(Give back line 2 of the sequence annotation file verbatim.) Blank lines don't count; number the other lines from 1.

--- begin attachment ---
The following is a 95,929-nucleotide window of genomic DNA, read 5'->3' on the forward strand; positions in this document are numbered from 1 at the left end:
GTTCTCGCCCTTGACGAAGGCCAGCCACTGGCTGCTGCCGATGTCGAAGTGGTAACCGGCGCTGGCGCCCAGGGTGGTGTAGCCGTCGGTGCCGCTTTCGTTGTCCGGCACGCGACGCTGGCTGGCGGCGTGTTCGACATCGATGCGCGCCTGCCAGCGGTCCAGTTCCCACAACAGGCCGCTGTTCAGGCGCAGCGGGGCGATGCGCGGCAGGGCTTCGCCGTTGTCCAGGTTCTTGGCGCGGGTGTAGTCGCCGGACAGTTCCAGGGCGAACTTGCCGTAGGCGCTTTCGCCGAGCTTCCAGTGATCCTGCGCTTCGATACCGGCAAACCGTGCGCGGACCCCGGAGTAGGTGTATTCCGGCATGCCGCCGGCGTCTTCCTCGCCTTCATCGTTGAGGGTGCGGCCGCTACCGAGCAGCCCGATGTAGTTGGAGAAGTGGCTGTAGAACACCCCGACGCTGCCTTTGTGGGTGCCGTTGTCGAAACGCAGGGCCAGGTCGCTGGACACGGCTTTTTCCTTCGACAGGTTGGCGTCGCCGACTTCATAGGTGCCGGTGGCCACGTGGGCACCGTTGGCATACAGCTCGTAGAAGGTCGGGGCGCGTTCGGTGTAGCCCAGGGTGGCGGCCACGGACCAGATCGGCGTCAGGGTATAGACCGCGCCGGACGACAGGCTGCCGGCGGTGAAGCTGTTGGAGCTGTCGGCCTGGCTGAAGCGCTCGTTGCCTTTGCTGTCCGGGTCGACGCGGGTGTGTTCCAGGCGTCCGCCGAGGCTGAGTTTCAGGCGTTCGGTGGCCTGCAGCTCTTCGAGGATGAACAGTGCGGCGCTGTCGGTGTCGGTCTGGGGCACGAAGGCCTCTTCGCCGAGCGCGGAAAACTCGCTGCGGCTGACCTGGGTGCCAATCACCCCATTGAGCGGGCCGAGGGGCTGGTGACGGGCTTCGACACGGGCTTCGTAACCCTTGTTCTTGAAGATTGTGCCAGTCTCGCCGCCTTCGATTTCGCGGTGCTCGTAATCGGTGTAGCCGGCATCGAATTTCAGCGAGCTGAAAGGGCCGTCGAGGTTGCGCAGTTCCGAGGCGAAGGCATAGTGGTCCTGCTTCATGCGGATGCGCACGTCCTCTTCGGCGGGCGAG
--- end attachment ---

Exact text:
GTTCTCGCCCTTGACGAAGGCCAGCCACTGGCTGCTGCCGATGTCGAAGTGGTAACCGGCGCTGGCGCCCAGGGTGGTGTAGCCGTCGGTGCCGCTTTCGTTGTCCGGCACGCGACGCTGGCTGGCGGCGTGTTCGACATCGATGCGCGCCTGCCAGCGGTCCAGTTCCCACAACAGGCCGCTGTTCAGGCGCAGCGGGGCGATGCGCGGCAGGGCTTCGCCGTTGTCCAGGTTCTTGGCGCGGGTGTAGTCGCCGGACAGTTCCAGGGCGAACTTGCCGTAGGCGCTTTCGCCGAGCTTCCAGTGATCCTGCGCTTCGATACCGGCAAACCGTGCGCGGACCCCGGAGTAGGTGTATTCCGGCATGCCGCCGGCGTCTTCCTCGCCTTCATCGTTGAGGGTGCGGCCGCTACCGAGCAGCCCGATGTAGTTGGAGAAGTGGCTGTAGAACACCCCGACGCTGCCTTTGTGGGTGCCGTTGTCGAAACGCAGGGCCAGGTCGCTGGACACGGCTTTTTCCTTCGACAGGTTGGCGTCGCCGACTTCATAGGTGCCGGTGGCCACGTGGGCACCGTTGGCATACAGCTCGTAGAAGGTCGGGGCGCGTTCGGTGTAGCCCAGGGTGGCGGCCACGGACCAGATCGGCGTCAGGGTATAGACCGCGCCGGACGACAGGCTGCCGGCGGTGAAGCTGTTGGAGCTGTCGGCCTGGCTGAAGCGCTCGTTGCCTTTGCTGTCCGGGTCGACGCGGGTGTGTTCCAGGCGTCCGCCGAGGCTGAGTTTCAGGCGTTCGGTGGCCTGCAGCTCTTCGAGGATGAACAGTGCGGCGCTGTCGGTGTCGGTCTGGGGCACGAAGGCCTCTTCGCCGAGCGCGGAAAACTCGCTGCGGCTGACCTGGGTGCCAATCACCCCATTGAGCGGGCCGAGGGGCTGGTGACGGGCTTCGACACGGGCTTCGTAACCCTTGTTCTTGAAGATTGTGCCAGTCTCGCCGCCTTCGATTTCGCGGTGCTCGTAATCGGTGTAGCCGGCATCGAATTTCAGCGAGCTGAAAGGGCCGTCGAGGTTGCGCAGTTCCGAGGCGAAGGCATAGTGGTCCTGCTTCATGCGGATGCGCACGTCCTCTTCGGCGGGCGAG